For example, the people of Clondalkin, West Dublin, could be encouraged to establish a small local native meadow to reflect the prefix in their local placename, ‘Clon’, which was translated from ‘‘Cluain’, which is Irish for meadow. Basically, if we are imaginative, we can unleash a wide variety of small projects to celebrate or improve our landscape, if we can connect it to our human or cultural footprints. This could have environmental, cultural and social benefits.
This brief outline, gives a flavour of a much more elaborate plan we could develop, in the autumn. These ideas need not be the sole aspect or the leading aspect of the 2016 events. But equally, could we suggest that we be as bold and as imaginative as possible.
The Gaelic revival in the late 19th century sparked renewed interest in the Irish language, Gaelic games and Irish Literature and theatre. The rather unexpected Riverdance performance in the Eurovision song contest renewed interest in traditional dancing. At some stage, we need a “step-change” in public attitudes to the Irish environment, landscape and nature.
In the current economic climate, the public and politicians will be looking for “added value” in any celebrations funded by the State. A mere 14 years after the event, how many of the National Millennium Committee projects have had a lasting residue?
- Could we establish an ancient farm and farm practices, from various periods, and manage an interesting array of wildlife in these habitats.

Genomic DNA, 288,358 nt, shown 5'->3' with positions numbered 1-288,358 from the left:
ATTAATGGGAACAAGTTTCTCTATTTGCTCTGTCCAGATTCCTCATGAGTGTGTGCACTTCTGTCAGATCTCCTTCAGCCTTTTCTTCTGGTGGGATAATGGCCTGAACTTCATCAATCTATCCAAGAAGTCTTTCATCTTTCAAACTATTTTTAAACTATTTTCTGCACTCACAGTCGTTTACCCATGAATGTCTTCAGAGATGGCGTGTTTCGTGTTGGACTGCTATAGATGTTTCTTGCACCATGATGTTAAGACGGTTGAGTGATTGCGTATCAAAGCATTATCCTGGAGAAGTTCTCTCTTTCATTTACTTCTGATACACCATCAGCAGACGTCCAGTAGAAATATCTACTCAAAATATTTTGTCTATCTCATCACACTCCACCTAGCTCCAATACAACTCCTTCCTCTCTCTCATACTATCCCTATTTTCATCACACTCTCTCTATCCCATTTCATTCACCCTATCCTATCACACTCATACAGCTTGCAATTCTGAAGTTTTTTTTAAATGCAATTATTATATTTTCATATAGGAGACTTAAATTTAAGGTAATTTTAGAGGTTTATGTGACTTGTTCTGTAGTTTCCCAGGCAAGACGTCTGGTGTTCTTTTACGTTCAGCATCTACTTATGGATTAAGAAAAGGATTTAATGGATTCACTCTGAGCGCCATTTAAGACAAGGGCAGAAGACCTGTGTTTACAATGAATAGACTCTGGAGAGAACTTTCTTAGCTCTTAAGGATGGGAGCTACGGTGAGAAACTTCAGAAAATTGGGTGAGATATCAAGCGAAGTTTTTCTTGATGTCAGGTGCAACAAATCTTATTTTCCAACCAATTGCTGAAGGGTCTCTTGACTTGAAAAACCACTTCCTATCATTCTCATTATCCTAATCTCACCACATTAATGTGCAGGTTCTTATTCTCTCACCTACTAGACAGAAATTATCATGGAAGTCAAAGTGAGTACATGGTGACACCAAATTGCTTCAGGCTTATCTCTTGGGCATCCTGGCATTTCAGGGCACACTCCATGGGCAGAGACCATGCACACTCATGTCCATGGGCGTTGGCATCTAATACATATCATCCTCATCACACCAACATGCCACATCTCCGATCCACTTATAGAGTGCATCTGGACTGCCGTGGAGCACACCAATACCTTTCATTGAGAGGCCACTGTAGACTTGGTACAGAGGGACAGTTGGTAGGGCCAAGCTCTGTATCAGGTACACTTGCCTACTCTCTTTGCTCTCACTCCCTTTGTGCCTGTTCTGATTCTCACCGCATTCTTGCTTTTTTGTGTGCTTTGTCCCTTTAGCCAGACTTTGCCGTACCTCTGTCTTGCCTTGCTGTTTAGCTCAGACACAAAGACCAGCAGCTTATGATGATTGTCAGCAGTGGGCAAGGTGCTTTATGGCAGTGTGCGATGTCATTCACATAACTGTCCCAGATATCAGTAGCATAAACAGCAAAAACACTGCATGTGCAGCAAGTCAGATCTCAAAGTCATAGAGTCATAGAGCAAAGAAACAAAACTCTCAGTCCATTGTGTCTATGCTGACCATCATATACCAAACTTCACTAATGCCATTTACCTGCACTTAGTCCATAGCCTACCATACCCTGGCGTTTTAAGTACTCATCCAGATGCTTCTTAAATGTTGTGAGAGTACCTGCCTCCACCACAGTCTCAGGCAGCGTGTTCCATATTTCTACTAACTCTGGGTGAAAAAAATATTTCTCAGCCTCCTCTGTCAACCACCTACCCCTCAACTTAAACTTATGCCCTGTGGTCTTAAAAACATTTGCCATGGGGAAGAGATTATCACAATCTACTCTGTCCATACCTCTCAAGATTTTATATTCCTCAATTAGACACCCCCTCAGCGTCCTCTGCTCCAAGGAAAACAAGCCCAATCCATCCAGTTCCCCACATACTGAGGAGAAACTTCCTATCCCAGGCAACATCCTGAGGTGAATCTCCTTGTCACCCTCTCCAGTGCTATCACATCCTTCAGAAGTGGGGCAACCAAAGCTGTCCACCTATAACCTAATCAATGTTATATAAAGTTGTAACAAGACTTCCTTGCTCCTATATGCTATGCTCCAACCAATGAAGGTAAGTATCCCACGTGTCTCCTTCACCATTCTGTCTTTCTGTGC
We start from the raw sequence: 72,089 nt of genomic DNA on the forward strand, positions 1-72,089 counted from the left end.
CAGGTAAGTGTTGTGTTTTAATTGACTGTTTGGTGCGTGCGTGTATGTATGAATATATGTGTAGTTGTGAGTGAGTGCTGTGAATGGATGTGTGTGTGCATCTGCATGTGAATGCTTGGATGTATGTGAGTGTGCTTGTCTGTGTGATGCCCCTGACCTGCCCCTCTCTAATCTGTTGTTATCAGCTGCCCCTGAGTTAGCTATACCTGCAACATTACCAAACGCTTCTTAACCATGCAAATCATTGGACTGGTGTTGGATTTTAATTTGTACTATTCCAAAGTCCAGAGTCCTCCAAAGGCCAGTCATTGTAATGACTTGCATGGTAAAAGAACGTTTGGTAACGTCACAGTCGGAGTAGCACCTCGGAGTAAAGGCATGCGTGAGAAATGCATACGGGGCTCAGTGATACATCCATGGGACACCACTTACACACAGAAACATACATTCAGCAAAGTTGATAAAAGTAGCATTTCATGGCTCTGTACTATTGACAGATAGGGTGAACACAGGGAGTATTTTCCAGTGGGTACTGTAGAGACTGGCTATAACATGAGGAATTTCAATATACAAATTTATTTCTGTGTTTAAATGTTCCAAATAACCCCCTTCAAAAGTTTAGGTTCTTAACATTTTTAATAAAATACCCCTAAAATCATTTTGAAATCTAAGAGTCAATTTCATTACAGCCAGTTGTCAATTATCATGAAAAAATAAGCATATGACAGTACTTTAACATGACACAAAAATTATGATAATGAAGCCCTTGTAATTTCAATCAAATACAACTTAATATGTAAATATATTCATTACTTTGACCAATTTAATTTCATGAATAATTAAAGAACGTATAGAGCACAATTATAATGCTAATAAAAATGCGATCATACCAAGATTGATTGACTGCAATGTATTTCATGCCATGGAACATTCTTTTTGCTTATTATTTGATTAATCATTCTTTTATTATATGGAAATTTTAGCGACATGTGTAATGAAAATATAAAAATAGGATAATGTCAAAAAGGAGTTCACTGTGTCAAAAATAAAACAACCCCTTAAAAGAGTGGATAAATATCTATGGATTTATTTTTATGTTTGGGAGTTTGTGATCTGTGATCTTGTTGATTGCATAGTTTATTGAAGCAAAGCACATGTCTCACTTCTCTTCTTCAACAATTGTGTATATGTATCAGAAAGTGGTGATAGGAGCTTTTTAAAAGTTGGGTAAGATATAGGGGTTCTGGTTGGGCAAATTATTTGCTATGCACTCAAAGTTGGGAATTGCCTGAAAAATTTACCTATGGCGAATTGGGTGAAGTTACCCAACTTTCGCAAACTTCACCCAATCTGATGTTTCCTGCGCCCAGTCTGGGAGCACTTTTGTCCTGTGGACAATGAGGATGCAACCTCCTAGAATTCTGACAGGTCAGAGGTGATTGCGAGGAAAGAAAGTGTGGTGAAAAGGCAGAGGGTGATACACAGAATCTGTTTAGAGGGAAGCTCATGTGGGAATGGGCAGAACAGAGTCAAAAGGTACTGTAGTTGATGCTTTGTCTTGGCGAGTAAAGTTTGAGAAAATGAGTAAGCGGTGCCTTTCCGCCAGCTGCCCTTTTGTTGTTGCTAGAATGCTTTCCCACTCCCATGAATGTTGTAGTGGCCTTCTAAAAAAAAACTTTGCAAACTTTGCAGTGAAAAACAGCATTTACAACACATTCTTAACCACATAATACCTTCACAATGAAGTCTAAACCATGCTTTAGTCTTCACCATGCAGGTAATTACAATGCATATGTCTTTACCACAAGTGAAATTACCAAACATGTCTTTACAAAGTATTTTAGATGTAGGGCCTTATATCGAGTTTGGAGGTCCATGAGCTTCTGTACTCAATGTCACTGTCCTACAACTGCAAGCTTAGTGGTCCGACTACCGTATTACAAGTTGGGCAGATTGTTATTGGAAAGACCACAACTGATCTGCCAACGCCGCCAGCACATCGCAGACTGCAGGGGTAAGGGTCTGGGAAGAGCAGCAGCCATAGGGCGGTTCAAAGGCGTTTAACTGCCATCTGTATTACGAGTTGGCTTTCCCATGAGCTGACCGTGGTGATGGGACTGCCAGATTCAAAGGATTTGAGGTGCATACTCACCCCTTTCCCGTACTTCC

- Could we establish a national ancient wetland site with wet woodlands, bogs and reed beds?
· Could we replant trees in areas with pertinent wooded placenames? -see www.logainm.ie
- Could we see a Brehon Law visitor centre outlining the rules of one of Europe’s most ancient environmental law tracts?
- Could we establish an Irish Placename Visitor Centre? Just as our Diaspora have a keen interest in family genealogy, an Irish Placename Visitor Centre could explain the meanings of townland names, so many of which are connected to habitats, animals, birds and trees. Apart from family names, our Diaspora has the name of their original home/farm’s townland name etched in their family lore.
The idea of celebrating the influence of nature on Irish culture can be of real benefit to the Tourism and Agri-Food sector. Both place so much of their foreign marketing and promotions on the Green image of Ireland. The idea of celebrating the interaction of humans and the environment can also create local and social benefits and be elastic enough to accommodate a wide array of Irish society.
Presumably, in 2016, we will celebrate this Nation or Country, in some manner. A Country made up of dozens of separate groups of peoples who arrived here across the sea, since before the Iron Age. These people shaped the environment and wildlife, where they settled and lived. But crucially, these people and their culture were equally shaped or influenced by the same environment and wildlife of their new home.
So this is a real opportunity to celebrate ‘Irishness’ and the environment in which it grew.